For the food or beverage industry, and sometimes in the pharmaceutical industry as well, determining how the food products affect the customer's senses is the most vital aspect. The sensory evaluation is the most reliable way to predict how a customer might react to the product. However, sensory evaluation is very difficult to manage properly as we must consider the following elements: panelist's preparation, location of the sensory evaluation, appropriate sample preparation, testing procedure, interpretation of the result, etc. Typically, a sensory analysis should be performed by selected and trained panelists, but sometimes it is difficult to collect appropriate panelists and so sensory analysis is normally made of very time consuming test methods. For so long, there was no apparatus which could substitute the "tongue" in evaluating taste.
Finally, after many years of research between Professor Toko's group at the Kyushu University (Japan) and Intelligent Sensor Technology Inc., they have successfully developed a taste sensor system based on an artificial lipid membrane that consistently responds to specific tastes. The sensors that they have developed selectively respond to the 4 basic tastes, Sourness/ Saltiness/ Bitterness/ Sweetness, as well as the 5th taste sensation "Umami"; additionally, there is a sensor that responds to Astringency. These sensors are made from artificial lipid membrane which imitates the human tongue, so they can analyze not only the initial-taste, but also the after-taste intensity for umami, bitterness and astringency, just like a human would.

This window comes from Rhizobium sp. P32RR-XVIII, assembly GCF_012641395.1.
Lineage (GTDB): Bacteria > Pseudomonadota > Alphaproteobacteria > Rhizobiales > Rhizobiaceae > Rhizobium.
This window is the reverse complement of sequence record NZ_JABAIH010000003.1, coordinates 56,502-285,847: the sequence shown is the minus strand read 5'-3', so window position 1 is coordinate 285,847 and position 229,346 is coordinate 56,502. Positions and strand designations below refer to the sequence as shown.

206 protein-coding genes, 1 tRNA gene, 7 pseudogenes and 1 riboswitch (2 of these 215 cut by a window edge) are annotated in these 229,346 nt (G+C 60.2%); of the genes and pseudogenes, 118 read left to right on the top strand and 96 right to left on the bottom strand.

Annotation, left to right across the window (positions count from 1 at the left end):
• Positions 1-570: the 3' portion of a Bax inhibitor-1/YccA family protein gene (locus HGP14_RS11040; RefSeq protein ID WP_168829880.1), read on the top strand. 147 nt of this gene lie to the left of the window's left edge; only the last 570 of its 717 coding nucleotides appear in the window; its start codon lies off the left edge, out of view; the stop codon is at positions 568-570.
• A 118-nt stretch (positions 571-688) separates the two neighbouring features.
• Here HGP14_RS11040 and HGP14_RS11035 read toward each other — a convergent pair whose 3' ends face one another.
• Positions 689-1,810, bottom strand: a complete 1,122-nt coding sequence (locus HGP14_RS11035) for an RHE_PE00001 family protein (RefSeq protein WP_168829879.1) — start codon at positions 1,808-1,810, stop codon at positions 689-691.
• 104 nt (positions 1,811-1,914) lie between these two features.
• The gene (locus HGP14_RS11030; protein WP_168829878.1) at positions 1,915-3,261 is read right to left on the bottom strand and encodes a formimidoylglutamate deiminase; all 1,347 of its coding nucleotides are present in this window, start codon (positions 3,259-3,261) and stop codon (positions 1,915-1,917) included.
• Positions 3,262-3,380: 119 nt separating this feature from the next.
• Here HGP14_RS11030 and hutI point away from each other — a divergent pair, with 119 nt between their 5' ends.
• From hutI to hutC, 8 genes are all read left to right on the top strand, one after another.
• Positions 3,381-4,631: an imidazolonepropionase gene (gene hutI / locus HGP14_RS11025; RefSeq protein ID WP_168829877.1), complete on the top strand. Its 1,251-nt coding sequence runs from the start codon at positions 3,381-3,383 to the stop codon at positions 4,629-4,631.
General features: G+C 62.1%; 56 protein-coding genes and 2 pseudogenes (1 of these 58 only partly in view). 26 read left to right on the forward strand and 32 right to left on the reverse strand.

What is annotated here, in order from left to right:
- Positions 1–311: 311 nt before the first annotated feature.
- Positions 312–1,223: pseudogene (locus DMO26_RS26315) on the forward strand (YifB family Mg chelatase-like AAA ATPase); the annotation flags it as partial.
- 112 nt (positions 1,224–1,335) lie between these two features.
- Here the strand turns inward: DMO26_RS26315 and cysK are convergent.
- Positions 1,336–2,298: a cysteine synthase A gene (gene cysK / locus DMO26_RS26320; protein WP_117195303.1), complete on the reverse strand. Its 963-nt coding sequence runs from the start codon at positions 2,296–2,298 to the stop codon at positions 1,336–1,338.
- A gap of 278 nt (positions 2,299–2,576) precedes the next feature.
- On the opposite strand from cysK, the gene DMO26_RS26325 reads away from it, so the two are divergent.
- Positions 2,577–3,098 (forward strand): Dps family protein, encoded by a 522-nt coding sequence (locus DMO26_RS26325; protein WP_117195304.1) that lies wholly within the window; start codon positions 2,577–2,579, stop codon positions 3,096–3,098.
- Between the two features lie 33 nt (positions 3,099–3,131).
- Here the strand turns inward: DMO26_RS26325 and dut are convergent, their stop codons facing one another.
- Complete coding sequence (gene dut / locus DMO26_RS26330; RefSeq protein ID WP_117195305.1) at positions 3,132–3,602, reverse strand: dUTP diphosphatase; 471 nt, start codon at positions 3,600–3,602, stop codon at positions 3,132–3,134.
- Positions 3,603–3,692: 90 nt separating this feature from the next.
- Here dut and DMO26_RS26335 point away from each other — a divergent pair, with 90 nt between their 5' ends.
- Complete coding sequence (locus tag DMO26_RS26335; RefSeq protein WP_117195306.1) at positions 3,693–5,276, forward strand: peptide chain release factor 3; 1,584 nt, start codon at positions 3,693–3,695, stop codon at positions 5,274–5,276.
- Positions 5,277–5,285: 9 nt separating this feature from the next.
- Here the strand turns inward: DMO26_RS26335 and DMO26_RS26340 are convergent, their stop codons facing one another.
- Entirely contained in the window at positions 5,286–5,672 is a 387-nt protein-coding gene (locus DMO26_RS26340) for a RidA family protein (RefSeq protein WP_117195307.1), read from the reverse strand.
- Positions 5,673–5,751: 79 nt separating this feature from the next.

Each taste sensor developed by their specific and innovative technology has taken in global selectivity to a certain taste, and so the output created by the sensor can be converted into 5 basic taste information: sourness, saltiness, bitterness, sweetness and umami. This is helpful in distinguishing the difference in both taste quality and intensity between samples. The TS-5000Z & SA402B can strongly support the technicians, in the food, beverage or pharmaceutical industry, who are engaged in developing new products on a day to day basis. Depending on their needs, the user is able to choose which sensor to use since each sensor has selectivity to a specific taste. In the pharmaceutical industry, the active pharmaceutical ingredient (also referred to as "API") generally has very strong bitterness intensity. The taste is so terrible that at times it leads to an even worse adherence for patients who are in need of pediatric and/or geriatric drugs. Therefore, API is treated by a masking agent to suppress the bitterness intensity. From the perspective of compliance and/or safety, in most cases it is difficult to conduct sensory evaluations for drug samples that already contain API in the product developmental stage. However, our TS-5000Z & SA402B make it possible to run the bitterness sensor test on the developing product to see how much of the API bitterness intensity is suppressed by the masking agent. Thus, this system is absolutely useful in the fields of marketing, R&D, quality control, complaint handling, and advertisement, as visualization of taste is possible for the buyers to see.